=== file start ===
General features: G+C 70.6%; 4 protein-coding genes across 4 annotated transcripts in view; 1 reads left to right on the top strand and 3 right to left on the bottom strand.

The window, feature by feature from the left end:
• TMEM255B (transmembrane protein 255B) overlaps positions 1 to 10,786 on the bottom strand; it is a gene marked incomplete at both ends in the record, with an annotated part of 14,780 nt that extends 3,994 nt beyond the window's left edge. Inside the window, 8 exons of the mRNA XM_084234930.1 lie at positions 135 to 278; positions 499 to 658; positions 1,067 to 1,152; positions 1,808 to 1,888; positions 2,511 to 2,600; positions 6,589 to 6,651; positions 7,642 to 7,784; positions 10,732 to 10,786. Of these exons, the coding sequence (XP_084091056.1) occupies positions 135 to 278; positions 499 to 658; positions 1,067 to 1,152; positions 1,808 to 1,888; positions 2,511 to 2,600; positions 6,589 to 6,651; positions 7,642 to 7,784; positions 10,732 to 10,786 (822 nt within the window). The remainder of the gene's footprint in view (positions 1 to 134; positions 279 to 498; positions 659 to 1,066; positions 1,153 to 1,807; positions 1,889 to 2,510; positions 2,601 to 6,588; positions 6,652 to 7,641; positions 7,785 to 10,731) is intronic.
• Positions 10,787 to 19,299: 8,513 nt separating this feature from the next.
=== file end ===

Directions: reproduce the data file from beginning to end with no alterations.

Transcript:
General features: G+C 70.6%; 4 protein-coding genes across 4 annotated transcripts in view; 1 reads left to right on the top strand and 3 right to left on the bottom strand.

The window, feature by feature from the left end:
• TMEM255B (transmembrane protein 255B) overlaps positions 1 to 10,786 on the bottom strand; it is a gene marked incomplete at both ends in the record, with an annotated part of 14,780 nt that extends 3,994 nt beyond the window's left edge. Inside the window, 8 exons of the mRNA XM_084234930.1 lie at positions 135 to 278; positions 499 to 658; positions 1,067 to 1,152; positions 1,808 to 1,888; positions 2,511 to 2,600; positions 6,589 to 6,651; positions 7,642 to 7,784; positions 10,732 to 10,786. Of these exons, the coding sequence (XP_084091056.1) occupies positions 135 to 278; positions 499 to 658; positions 1,067 to 1,152; positions 1,808 to 1,888; positions 2,511 to 2,600; positions 6,589 to 6,651; positions 7,642 to 7,784; positions 10,732 to 10,786 (822 nt within the window). The remainder of the gene's footprint in view (positions 1 to 134; positions 279 to 498; positions 659 to 1,066; positions 1,153 to 1,807; positions 1,889 to 2,510; positions 2,601 to 6,588; positions 6,652 to 7,641; positions 7,785 to 10,731) is intronic.
• Positions 10,787 to 19,299: 8,513 nt separating this feature from the next.